A lava tube is a natural conduit through which lava travels
beneath the surface of a lava flow. Tubes form
by the crusting over of lava channels and pahoehoe flows. A broad lava-flow field often consists of a main lava tube and a
series of smaller tubes that supply lava to the front of one or more separate
flows. When the supply of lava stops at the end of an eruption or lava is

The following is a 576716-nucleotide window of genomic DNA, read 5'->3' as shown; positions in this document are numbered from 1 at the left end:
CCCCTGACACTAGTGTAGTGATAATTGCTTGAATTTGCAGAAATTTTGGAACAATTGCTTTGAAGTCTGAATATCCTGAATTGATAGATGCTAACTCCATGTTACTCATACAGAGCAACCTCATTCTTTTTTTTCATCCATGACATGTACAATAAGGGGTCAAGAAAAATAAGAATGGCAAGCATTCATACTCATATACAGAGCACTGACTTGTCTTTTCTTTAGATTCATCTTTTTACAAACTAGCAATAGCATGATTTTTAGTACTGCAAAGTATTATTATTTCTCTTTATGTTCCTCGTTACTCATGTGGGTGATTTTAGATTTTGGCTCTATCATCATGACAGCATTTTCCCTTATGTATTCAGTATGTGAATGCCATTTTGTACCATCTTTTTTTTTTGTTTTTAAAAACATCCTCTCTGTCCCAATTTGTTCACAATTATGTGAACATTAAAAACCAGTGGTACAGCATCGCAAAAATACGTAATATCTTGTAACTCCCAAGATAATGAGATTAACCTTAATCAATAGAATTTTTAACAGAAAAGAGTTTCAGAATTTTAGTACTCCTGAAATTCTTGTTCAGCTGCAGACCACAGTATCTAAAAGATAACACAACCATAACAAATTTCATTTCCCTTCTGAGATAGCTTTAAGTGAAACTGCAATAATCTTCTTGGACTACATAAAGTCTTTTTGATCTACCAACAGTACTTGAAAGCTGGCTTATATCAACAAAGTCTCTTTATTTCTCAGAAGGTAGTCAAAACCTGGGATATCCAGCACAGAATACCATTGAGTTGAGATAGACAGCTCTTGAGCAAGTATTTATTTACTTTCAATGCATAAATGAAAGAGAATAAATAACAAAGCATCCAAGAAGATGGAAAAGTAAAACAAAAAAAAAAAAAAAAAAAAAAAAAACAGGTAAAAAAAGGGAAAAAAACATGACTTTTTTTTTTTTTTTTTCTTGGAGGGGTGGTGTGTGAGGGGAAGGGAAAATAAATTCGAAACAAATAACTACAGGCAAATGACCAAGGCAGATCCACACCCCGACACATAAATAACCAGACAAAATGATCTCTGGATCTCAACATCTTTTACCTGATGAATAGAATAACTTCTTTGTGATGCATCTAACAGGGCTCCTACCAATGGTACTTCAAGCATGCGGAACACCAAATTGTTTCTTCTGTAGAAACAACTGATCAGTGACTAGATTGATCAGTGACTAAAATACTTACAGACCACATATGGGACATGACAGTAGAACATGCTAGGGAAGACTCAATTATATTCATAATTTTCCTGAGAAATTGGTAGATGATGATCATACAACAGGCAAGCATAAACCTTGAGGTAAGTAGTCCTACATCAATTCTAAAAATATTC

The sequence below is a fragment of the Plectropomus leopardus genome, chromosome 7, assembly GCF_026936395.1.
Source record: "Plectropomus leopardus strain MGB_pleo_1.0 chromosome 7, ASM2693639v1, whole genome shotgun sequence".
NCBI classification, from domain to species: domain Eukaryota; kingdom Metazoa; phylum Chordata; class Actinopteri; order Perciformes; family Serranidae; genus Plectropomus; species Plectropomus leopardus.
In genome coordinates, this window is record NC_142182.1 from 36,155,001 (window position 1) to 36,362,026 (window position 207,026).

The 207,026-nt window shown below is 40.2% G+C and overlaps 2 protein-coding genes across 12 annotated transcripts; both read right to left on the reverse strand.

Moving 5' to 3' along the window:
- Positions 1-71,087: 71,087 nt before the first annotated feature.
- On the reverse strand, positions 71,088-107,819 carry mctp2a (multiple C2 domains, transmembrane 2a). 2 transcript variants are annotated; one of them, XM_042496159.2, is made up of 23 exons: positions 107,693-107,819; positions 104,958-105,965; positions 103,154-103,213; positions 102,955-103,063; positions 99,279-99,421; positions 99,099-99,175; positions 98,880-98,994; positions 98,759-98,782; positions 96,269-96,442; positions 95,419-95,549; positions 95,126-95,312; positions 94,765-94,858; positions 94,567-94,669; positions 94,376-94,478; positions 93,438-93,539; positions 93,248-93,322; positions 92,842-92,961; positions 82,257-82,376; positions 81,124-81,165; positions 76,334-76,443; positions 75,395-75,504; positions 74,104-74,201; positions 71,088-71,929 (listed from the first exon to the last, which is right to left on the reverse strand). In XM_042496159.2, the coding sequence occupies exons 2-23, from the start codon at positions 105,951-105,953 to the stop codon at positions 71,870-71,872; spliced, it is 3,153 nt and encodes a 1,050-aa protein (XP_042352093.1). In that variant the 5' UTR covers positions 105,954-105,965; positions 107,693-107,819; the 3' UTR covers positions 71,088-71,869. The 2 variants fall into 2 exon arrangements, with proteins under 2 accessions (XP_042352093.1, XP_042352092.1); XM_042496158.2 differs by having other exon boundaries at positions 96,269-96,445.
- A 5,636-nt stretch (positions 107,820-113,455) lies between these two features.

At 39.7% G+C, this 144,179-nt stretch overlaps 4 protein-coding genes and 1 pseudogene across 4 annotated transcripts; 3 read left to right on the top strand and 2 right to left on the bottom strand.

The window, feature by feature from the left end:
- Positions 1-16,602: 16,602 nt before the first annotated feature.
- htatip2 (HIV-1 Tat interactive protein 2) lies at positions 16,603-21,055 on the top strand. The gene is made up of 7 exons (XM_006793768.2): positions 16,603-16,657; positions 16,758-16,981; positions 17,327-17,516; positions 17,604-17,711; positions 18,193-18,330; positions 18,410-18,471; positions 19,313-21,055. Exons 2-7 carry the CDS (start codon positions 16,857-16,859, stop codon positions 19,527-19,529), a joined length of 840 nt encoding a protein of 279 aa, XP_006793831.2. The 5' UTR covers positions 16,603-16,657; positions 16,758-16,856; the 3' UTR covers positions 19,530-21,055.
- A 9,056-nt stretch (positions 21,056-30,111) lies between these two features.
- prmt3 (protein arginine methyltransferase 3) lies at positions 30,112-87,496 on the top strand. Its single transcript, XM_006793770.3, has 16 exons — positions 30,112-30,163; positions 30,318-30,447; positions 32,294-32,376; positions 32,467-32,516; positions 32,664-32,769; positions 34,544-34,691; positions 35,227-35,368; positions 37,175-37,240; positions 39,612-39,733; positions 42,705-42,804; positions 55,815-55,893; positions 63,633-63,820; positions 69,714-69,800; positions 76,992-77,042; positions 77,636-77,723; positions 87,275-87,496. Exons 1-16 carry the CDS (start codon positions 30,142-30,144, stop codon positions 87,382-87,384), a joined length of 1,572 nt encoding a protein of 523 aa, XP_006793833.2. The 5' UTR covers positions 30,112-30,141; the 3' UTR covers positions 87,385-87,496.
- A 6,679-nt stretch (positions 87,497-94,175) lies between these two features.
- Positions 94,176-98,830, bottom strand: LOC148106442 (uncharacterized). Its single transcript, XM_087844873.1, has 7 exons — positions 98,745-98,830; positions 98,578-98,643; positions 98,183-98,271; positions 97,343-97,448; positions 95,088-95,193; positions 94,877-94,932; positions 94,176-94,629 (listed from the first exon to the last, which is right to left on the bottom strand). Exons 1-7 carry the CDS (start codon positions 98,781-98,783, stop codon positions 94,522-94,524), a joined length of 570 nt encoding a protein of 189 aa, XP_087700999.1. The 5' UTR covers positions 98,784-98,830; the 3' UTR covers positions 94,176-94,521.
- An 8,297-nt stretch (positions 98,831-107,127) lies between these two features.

diverted elsewhere, lava in the tube system drains downslope and leaves
partially empty conduits beneath the ground. Such drained tubes commonly
exhibit "high-lava" marks on their walls, generally flat floors, and many
lava stalactites that hang from the roof. Lava can also erode downward,
deepening the tube and leaving empty space above the flowing lava.
|Thurston (Nahuku) lava tube near summit caldera of
Kilauea Volcano in Hawaii Volcanoes National Park. Credit: Hawaii
Volcanoes National Park
Lava tubes can be as small as about a meter (3 ft.) across or as large as
a railway tunnel.
AND PLANETARY SCIENCE